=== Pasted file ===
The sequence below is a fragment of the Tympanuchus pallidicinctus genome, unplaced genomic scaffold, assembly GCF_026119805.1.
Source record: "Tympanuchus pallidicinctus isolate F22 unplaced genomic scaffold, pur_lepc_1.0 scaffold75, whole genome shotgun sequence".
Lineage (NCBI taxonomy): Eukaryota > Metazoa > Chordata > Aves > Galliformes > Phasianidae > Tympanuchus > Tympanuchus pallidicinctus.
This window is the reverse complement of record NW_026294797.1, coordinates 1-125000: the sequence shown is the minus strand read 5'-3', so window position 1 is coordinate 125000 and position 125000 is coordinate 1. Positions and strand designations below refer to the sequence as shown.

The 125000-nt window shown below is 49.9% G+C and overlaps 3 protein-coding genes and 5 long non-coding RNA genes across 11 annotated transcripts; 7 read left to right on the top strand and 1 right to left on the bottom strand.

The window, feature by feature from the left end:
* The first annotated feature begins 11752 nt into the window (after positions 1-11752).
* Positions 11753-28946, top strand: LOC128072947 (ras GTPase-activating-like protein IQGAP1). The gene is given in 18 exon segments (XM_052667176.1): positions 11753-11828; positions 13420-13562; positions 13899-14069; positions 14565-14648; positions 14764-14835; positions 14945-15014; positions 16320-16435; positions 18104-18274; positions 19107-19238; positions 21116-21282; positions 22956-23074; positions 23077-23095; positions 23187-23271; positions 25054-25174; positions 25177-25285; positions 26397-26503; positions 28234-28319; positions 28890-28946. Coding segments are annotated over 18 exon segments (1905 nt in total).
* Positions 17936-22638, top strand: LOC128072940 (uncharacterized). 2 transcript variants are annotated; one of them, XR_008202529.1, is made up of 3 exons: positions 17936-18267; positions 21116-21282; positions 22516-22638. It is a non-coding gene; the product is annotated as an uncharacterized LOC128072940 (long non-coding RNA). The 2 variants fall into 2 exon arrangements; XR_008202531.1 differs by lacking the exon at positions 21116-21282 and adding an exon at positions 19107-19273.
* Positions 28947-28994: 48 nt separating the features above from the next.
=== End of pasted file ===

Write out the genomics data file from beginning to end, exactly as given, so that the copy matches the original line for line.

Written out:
The sequence below is a fragment of the Tympanuchus pallidicinctus genome, unplaced genomic scaffold, assembly GCF_026119805.1.
Source record: "Tympanuchus pallidicinctus isolate F22 unplaced genomic scaffold, pur_lepc_1.0 scaffold75, whole genome shotgun sequence".
Lineage (NCBI taxonomy): Eukaryota > Metazoa > Chordata > Aves > Galliformes > Phasianidae > Tympanuchus > Tympanuchus pallidicinctus.
This window is the reverse complement of record NW_026294797.1, coordinates 1-125000: the sequence shown is the minus strand read 5'-3', so window position 1 is coordinate 125000 and position 125000 is coordinate 1. Positions and strand designations below refer to the sequence as shown.

The 125000-nt window shown below is 49.9% G+C and overlaps 3 protein-coding genes and 5 long non-coding RNA genes across 11 annotated transcripts; 7 read left to right on the top strand and 1 right to left on the bottom strand.

The window, feature by feature from the left end:
* The first annotated feature begins 11752 nt into the window (after positions 1-11752).
* Positions 11753-28946, top strand: LOC128072947 (ras GTPase-activating-like protein IQGAP1). The gene is given in 18 exon segments (XM_052667176.1): positions 11753-11828; positions 13420-13562; positions 13899-14069; positions 14565-14648; positions 14764-14835; positions 14945-15014; positions 16320-16435; positions 18104-18274; positions 19107-19238; positions 21116-21282; positions 22956-23074; positions 23077-23095; positions 23187-23271; positions 25054-25174; positions 25177-25285; positions 26397-26503; positions 28234-28319; positions 28890-28946. Coding segments are annotated over 18 exon segments (1905 nt in total).
* Positions 17936-22638, top strand: LOC128072940 (uncharacterized). 2 transcript variants are annotated; one of them, XR_008202529.1, is made up of 3 exons: positions 17936-18267; positions 21116-21282; positions 22516-22638. It is a non-coding gene; the product is annotated as an uncharacterized LOC128072940 (long non-coding RNA). The 2 variants fall into 2 exon arrangements; XR_008202531.1 differs by lacking the exon at positions 21116-21282 and adding an exon at positions 19107-19273.
* Positions 28947-28994: 48 nt separating the features above from the next.